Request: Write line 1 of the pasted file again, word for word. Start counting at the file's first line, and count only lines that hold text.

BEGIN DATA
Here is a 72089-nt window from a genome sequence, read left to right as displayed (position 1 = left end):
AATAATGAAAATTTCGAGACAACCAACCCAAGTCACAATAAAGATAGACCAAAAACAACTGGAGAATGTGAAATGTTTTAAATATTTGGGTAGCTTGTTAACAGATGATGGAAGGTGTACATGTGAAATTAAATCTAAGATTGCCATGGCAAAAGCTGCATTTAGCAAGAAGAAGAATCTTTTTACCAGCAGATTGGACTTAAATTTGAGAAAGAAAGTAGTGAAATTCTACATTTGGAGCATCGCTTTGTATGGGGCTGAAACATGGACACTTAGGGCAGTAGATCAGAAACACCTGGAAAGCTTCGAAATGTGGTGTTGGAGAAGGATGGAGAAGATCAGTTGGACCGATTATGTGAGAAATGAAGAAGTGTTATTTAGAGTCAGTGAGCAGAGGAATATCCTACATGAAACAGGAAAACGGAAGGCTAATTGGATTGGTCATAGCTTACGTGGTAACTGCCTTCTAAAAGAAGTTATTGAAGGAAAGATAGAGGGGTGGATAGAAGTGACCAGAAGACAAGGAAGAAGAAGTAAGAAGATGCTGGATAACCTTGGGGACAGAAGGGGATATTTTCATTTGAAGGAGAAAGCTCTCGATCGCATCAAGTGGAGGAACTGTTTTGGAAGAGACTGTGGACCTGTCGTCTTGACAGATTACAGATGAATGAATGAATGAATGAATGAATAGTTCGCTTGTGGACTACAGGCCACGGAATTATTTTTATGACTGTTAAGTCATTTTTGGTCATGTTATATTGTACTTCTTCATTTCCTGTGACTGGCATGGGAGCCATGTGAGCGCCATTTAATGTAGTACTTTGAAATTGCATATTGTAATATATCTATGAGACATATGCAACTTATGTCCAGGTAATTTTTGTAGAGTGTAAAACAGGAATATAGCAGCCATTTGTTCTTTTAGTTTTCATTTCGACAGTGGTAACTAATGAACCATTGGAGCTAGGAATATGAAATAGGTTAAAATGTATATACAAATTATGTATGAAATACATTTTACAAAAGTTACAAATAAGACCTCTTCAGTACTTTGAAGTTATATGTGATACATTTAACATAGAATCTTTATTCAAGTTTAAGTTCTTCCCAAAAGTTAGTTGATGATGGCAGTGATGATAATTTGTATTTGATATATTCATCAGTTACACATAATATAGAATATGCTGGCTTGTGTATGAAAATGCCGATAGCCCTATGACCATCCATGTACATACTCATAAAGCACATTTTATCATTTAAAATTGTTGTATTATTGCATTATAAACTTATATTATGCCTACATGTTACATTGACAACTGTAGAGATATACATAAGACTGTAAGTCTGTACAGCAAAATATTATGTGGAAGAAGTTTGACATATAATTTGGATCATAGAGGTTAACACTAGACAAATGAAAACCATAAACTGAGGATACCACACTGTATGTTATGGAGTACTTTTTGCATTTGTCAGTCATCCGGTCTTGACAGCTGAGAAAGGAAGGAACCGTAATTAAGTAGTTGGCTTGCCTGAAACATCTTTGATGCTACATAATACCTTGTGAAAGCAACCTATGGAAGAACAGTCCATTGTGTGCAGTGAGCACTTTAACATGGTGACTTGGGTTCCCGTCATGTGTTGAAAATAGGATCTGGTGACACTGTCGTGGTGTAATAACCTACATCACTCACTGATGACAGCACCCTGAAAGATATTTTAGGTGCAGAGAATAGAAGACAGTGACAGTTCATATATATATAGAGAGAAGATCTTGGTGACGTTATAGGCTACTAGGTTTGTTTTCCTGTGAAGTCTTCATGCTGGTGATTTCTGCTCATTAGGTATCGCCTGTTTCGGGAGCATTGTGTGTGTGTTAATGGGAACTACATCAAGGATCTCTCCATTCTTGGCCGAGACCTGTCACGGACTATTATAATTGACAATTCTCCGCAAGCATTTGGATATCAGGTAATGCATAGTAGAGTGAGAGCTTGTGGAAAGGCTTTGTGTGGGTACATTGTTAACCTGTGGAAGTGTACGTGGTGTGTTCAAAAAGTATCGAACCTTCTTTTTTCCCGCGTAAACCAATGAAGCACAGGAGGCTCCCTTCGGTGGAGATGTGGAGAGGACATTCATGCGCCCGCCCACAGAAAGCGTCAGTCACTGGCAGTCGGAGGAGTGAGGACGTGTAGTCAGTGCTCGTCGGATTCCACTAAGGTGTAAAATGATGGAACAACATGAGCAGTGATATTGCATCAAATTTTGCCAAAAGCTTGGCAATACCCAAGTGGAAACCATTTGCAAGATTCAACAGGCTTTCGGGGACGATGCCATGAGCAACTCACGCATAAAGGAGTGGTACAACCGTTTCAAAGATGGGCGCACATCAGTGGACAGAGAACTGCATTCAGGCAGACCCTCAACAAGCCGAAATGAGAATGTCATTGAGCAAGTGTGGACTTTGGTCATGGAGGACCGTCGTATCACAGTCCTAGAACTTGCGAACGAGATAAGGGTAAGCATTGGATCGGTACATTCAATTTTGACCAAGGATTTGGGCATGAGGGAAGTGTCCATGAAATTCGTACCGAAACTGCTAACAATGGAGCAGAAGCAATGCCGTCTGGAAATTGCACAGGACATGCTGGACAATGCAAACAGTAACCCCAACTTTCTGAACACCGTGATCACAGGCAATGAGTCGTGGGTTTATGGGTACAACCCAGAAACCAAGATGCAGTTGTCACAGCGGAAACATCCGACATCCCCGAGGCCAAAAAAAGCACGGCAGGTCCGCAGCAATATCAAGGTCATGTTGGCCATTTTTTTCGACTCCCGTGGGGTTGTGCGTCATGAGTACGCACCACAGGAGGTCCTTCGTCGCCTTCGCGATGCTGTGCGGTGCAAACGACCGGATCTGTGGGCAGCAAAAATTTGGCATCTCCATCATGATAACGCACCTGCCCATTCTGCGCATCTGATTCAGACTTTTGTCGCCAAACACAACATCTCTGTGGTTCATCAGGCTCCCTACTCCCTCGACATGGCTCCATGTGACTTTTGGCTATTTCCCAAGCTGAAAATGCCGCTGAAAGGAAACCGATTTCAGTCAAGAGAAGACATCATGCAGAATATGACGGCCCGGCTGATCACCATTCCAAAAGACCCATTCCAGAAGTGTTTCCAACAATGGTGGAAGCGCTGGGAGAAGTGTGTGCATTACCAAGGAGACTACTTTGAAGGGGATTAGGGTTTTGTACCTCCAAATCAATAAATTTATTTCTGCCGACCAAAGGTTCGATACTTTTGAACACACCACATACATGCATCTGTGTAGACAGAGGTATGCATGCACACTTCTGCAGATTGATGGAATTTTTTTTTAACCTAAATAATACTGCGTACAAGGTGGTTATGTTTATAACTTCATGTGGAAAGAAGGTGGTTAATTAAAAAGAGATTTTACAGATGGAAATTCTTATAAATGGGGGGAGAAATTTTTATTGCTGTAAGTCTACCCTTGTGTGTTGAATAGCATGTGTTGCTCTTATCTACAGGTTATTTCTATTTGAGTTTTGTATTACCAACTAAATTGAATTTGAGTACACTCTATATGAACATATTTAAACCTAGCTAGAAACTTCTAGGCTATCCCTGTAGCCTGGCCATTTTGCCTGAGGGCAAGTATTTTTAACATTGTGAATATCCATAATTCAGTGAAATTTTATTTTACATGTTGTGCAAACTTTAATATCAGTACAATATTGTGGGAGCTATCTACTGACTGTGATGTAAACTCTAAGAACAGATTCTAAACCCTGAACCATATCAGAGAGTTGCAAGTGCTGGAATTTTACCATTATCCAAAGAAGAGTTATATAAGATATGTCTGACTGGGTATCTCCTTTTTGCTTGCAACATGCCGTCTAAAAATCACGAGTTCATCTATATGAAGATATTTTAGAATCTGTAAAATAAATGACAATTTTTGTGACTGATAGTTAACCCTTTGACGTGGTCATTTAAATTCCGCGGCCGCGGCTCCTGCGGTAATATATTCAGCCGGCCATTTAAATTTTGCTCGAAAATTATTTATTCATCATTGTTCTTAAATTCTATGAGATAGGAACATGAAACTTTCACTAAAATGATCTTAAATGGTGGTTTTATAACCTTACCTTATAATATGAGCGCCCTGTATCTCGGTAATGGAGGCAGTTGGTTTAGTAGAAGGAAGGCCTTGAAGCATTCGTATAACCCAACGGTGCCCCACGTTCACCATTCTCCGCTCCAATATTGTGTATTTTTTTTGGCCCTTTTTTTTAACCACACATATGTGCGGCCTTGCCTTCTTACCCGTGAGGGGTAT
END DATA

Here is a 72089-nt window from a genome sequence, read left to right as displayed (position 1 = left end):